Drink to That!
By Ron Alonzo
I'm not a wine connoisseur. But I know more about the grape than many. As the French say, my understanding ain't pas mal. I learned alot, early on, from an old colleague and friend, the late Ralph Carreno. That was when I was living in Switzerland and France, and my education only continued when, later, I travelled for more than 30 years on business and pleasure.
I remember Ralph's line, 'Send a man abroad for two weeks, and he can come back and write a book. Send him out for two months, and he can come back and write 10 pages. Send him out for two years, and he comes back confused.'
I travelled from continent to continent, getting to know the wines and cuisines of the world. I was a 'corporate millionaire.' On expense account, of course.
Rodrigo, my son, is encouraging me to write a book, something along the line of 'What I didn't learn at Thunderbird, but picked up on my Marco Polo-like travels.'
I have my first piece in draft form, and many more planned. I just need the discipline to dedicate four hours a week to this writing.
This is one of the things I want to do when I switch gears in retirement, after these dozens of years of schlepping for the corporate world.
I want to break down my experiences to short written pieces about people who were my mentors and who passed on their learning to me during my career.
Wine and food have alot to do with that.
My initial friends and contacts at Pernod remained my friends after Whirlpool, and were those who inducted me into the prestigious Confrerie des Chevaliers du Tastevin (the French Burgundy society). This group means more to me than membership in any of U.S. chapters. The French society includes millionaire lawyers, doctors, professionals, and social climbers. They invite me to meetings. But each gathering costs $1,000, and I'm a cash-poor senior at this point.
I have several post career skills I'm developing.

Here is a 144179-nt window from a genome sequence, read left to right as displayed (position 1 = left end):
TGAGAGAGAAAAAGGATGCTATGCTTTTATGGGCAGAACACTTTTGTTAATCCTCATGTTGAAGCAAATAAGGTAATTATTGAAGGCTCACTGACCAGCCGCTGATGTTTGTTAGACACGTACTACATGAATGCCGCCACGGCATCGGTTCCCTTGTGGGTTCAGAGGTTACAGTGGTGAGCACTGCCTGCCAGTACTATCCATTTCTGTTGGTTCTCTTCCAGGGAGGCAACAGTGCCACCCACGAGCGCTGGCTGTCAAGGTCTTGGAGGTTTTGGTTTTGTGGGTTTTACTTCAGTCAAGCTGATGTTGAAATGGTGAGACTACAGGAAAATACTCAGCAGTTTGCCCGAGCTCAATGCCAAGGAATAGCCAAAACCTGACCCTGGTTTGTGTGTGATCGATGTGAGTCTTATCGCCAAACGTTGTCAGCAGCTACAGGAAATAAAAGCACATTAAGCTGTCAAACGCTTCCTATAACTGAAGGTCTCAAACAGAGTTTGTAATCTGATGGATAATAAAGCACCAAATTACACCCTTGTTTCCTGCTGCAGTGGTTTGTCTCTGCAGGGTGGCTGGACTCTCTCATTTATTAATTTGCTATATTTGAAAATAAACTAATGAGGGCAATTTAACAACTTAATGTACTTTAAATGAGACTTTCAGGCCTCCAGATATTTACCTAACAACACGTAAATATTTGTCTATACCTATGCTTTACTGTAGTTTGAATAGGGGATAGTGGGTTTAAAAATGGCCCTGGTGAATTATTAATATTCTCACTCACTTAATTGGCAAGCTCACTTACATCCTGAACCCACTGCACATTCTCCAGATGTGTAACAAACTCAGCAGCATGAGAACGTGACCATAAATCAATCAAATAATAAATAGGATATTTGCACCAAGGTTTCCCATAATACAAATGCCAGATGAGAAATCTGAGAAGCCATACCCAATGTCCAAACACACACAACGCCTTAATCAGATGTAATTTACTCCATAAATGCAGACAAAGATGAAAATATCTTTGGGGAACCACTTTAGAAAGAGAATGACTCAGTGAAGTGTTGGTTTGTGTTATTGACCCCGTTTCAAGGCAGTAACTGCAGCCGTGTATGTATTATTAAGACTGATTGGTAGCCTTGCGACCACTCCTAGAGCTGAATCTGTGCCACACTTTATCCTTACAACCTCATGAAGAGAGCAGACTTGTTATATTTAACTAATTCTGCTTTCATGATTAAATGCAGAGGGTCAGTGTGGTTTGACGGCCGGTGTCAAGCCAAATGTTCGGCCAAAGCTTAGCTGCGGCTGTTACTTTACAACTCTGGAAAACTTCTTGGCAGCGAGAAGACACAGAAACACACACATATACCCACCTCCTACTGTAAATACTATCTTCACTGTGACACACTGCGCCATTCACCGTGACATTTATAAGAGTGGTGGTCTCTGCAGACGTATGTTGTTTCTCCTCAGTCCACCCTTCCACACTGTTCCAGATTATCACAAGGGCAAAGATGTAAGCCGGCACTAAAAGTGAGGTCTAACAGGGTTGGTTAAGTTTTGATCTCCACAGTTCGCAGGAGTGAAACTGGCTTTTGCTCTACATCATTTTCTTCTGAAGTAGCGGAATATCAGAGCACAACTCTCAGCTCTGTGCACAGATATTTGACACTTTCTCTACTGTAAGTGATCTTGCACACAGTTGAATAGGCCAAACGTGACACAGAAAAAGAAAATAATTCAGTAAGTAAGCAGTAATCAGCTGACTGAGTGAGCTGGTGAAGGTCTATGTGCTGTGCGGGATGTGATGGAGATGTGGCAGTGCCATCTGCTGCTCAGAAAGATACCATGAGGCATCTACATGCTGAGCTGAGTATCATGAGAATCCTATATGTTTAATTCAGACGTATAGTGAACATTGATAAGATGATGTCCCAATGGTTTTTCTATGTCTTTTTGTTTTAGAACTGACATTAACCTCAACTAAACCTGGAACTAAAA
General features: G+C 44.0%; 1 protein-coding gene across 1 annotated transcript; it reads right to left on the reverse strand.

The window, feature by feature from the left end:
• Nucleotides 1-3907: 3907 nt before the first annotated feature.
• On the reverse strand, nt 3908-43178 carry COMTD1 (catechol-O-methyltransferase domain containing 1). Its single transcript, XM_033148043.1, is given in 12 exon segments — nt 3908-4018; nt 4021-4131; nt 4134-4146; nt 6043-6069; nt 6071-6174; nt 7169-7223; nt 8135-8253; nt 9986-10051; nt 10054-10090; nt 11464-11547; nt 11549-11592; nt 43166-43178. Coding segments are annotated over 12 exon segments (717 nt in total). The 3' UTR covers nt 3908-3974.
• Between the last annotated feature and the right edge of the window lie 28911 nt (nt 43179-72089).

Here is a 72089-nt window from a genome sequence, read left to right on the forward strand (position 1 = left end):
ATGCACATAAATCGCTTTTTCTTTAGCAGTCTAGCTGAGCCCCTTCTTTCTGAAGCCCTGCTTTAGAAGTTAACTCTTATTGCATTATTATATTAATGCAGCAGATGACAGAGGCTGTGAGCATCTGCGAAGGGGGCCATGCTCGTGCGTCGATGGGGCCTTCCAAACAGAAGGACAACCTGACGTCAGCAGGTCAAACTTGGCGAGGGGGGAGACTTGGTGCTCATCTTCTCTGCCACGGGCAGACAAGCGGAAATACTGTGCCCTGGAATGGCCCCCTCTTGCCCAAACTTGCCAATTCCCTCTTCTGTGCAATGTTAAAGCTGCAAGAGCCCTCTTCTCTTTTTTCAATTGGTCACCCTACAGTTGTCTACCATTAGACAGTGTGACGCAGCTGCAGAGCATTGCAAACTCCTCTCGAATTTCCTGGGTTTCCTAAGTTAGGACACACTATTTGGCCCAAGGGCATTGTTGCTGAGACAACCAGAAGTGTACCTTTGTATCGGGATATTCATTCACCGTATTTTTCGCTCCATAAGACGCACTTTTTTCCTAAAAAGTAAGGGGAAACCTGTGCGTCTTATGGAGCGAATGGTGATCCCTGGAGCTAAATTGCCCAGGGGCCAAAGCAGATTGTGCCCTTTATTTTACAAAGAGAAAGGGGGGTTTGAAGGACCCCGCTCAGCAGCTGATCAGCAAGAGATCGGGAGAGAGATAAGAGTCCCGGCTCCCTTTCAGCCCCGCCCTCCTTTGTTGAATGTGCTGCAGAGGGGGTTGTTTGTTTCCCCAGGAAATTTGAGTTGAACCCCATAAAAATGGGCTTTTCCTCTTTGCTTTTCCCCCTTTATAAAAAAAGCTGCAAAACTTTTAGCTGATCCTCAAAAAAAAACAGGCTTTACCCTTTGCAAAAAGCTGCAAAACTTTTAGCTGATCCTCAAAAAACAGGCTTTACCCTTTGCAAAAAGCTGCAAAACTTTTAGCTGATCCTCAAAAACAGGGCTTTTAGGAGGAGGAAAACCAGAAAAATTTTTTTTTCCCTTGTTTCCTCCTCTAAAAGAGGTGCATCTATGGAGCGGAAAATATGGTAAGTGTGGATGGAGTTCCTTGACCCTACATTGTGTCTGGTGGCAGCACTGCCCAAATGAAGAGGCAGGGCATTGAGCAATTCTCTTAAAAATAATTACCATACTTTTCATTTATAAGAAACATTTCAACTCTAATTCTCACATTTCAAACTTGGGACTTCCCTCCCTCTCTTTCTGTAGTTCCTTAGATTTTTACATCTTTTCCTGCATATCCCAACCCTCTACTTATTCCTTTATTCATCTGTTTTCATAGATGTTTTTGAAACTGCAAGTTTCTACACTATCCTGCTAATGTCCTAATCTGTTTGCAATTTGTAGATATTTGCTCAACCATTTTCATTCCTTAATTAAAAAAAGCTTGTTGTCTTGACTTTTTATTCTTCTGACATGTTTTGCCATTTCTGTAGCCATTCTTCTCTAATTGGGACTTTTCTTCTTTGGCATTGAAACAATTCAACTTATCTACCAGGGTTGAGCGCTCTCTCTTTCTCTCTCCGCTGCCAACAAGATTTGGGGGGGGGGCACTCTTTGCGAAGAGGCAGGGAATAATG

I'm getting a certificate on wine -- through an on-line process -- from Wine Spectator. I'm writing this book. My wife Denise and I are starting a food company to sell remoulade (New Orleans-style), based on Denise's grandmother's recipe and that of her father, the recipe he used in his New Orleans restaurant.
I'd love to teach at a community college to business students. Perhaps something on Spain in North America, how Spanish culture affects our every day life, and how to conduct business in Spanish America.
I'd also like to teach at the business-school level about the selection of food and wine when entertaining guests from overseas. Business elites in this country rely on an executive office secretary to interact with a restaurant maitre d'hotel or sales manager. In Europe or Asia, a business meal is supervised directly by a company's CEO. American execs just choose a red and or white based on price and a sommelier's recommendation. No overseas exec has any respect for his American counterpart's knowledge of wine and food.
(This is one in a series of articles, exploring the cultural and culinary aspects of food and wine, by Ron Alonzo, a food and wine writer based in Land 'O Lakes, Florida).